recent movies

Some micro-reviews of stuff I've seen recently:

Black Mirror: A British 3-part near-future-scifi thing. The first episode, with the Prime Minister and the pig, is fantastic. The second, about game shows, is kind of ham-handed, and the third is basically a rehash of the theme of Strange Days (but that's one of my favorite movies, so I'll allow it). The pig one is really great, though.

Sherlock: The new BBC Holmes adaptation is fantastic in every particular. It alternates between being incredibly faithful to the books and going off the rails in entertaining new directions. My only complaint is that I thought the Moriarty character was cartoony and kind of sucked. Everything else about it, especially Irene Adler, was great. I also enjoyed the first Robert Downey Jr. movie (haven't seen the second), but this series is way, way better.

Girl with the Dragon Tattoo, etc.: I finally watched all three of the Swedish versions (I haven't seen the Hollywood version because every time I see a remake, it's a mistake) and the first one was pretty good, but the sequels were completely stupid and borderline nonsensical. Also I understand that the original title was "Men who Hate Women" but shouldn't it have been called "Writers who Want To Rescue Tiny, Angry Girls"? (How many times did a character say "she's so small, like a little girl?" Five?) The reporter character was such a Mary-Sue in every scene it was cringeworthy. The second two movies are composed almost entirely of scowls and sighs interrupted by the occasional unbelievable fight scene with a magical albino ogre.

Limitless: I actually really, really liked this, even though there were plot holes you could drive a truck through. I mean, seriously, you just got hold of a drug that makes you smart, and the first thing, the very first thing you do is something other than finding a way to secure a continuing supply? This is basic "your first wish is for more wishes" stuff. Also, when he didn't pay the mobster back, I didn't even notice because I thought "of course he paid the mobster back, they just didn't bother mentioning that because not doing that would be so stupid", but no, the whole movie hinges on these two moronic decisions and almost lost me because of it. But it was fun anyway. I also really liked the "smart-vision" visual effect; it reminded me a bit of how they handled that in Brainstorm.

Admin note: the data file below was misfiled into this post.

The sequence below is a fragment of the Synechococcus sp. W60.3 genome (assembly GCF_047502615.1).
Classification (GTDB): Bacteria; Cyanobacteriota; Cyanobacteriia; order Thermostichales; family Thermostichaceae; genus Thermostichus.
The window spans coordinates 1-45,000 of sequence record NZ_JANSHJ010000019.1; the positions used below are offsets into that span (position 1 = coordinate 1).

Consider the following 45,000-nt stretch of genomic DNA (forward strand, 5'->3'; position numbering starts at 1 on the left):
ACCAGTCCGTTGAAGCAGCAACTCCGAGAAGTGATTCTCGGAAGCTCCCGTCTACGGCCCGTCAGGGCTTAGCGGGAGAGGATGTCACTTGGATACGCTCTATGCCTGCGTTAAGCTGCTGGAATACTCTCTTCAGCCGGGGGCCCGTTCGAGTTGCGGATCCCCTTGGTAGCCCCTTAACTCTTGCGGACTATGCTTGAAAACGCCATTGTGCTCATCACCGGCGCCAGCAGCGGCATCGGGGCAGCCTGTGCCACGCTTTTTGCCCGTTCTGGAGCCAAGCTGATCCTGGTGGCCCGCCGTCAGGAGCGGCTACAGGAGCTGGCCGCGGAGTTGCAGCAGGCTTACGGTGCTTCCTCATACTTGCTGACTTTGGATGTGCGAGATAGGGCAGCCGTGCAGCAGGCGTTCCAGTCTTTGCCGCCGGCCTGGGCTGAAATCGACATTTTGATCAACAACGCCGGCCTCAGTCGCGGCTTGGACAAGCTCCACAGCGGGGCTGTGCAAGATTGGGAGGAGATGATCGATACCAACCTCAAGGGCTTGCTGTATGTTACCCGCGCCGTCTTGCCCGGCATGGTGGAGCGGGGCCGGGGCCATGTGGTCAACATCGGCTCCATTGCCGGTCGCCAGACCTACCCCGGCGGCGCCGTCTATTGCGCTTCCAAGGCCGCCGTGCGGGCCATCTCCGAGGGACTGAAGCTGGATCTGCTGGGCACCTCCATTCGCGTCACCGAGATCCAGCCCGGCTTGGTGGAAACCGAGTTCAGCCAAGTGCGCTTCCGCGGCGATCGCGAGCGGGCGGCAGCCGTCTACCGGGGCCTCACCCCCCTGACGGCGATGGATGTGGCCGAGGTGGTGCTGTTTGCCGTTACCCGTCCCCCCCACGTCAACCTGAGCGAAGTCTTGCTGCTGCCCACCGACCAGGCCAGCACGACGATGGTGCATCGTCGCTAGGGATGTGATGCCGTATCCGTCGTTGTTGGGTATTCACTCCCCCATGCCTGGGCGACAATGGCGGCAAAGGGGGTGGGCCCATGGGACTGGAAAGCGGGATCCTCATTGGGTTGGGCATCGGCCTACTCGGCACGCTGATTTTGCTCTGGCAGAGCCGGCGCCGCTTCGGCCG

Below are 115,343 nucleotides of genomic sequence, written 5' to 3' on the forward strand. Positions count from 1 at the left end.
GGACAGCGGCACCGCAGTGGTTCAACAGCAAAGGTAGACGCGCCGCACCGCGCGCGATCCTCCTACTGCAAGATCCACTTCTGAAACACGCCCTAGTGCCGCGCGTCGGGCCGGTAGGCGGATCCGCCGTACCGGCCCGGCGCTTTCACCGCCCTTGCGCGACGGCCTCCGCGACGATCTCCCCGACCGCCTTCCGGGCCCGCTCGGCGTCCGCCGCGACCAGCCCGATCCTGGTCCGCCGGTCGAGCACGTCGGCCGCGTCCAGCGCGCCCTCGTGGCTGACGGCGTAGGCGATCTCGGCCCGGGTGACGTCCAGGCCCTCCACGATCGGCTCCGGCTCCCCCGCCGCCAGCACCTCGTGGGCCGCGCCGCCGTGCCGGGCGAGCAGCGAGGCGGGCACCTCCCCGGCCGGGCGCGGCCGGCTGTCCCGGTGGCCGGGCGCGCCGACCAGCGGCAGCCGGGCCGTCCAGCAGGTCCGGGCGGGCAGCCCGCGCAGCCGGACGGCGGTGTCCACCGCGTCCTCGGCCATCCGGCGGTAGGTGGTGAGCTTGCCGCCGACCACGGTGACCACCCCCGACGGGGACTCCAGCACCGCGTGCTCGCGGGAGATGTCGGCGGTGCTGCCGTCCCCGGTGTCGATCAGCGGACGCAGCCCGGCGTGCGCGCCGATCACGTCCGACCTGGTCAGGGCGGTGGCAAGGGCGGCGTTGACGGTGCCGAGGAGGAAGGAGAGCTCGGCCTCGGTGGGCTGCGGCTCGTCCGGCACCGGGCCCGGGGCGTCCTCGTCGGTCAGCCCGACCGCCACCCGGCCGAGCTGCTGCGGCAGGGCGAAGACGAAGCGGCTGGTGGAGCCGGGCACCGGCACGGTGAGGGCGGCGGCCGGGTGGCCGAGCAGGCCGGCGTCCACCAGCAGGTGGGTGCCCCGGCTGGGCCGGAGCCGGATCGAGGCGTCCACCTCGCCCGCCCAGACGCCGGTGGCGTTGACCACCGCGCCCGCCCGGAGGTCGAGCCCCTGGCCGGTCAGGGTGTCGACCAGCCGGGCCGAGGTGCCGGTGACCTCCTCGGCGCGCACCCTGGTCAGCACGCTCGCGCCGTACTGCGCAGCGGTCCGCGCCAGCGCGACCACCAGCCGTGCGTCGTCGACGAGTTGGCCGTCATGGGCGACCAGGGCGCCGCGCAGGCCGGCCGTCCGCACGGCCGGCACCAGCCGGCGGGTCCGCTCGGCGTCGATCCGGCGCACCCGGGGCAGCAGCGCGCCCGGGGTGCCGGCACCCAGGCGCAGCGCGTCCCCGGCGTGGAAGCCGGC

In Time: Likewise, a really enjoyable movie with some truly epic plot holes. In particular, how am I supposed to believe that someone who has successfully spent the last 50 or 100 years preventing their clock from reaching zero would be capable of getting so distracted that they just happened to let it run out and drop dead? This happens more than once and it's crazy. Also the hyperinflationary economic controls seemed more than a little confused. But, a fun flick nonetheless.

Triangle: I didn't know anything about this when I started watching it, and that's a good way to go in. It starts off seeming like it's going to be a "stranded at sea" movie, then it starts looking like "ghost ship", then maybe time travel, but really it turns out to be [REDACTED]. The structure of it was interesting enough that when I got to the end, I went back and watched the beginning again to see how it all fit together.

Apollo 18: This was like watching the last 10 minutes of The Blair Witch Project over and over again. In space. Absolutely nothing happens, and then they're eaten by shaky-cam, the end.

Super 8: This was kind of cute. It was basically a remake of ET, but JJ Abrams is less of a schmaltzy, pandering hack than Spielberg is, so it came out better.

Cowboys and Aliens: This is a thing that happened. I think I enjoyed it while it was on, but now I can't actually remember a thing about it, except blue LEDs and Harrison Ford scowling a lot.

Drive: Speaking of scowling a lot, was this some kind of dare, to see if you could make a movie where the lead never moves his face even once? Was this movie actually about Ambien? It wasn't bad, but man, the flat affect of the whole thing was kinda goofy. I guess it's not the first time "vacant" has been mistaken for "deep".

The Thing: Ok, technically it's a prequel, not a remake, except for, you know, having the same plot as the previous movie, and worse effects. Spend the time you would have spent fast-forwarding through this reading The Things by Peter Watts instead.

Captain America distinguishes itself by being a movie about killing Nazis that doesn't actually have any Nazis in it. It has nothing to recommend it. It was the "Muppet Babies" version of Inglorious Basterds.

X Men: First Class is a dimwitted remake of X Men starring Wesley Crusher instead of Jean-Luc Picard. (And I mean Wesley, not Wil!) So if that sounds like a good idea to you, by all means.

Immortals: I'd have assumed that I wouldn't give a shit whether a Tarsem Singh movie had a plot, because they're just so damned pretty, but this movie was awful and boring. He was really slumming here.

My Name is Bruce: You might be under the impression that Bruce Campbell is incapable of being anything but charming and funny. This will break you of that.

Underworld 4, I guess? I remember liking the first one, but there aren't enough vinyl catsuits in the world to make this one watchable. Also: Precocious Child.

Similarly, I tried to watch The Three Musketeers, the "steampunk" one, because I was exceptionally drunk and Milla Jovovich is in it and there are blimps. It seemed like a solid line of reasoning at the time, but evidence suggests that there is literally not enough alcohol in the world for me to make it through the first fifteen minutes.

Tags: , ,

19 Responses:

  1. Enid says:

    Thank you for this! Adding to my "to see" list.

    I felt Drive was about responsibility and what one person owes another; the many forms of debt. But I agree with your comments on it as well.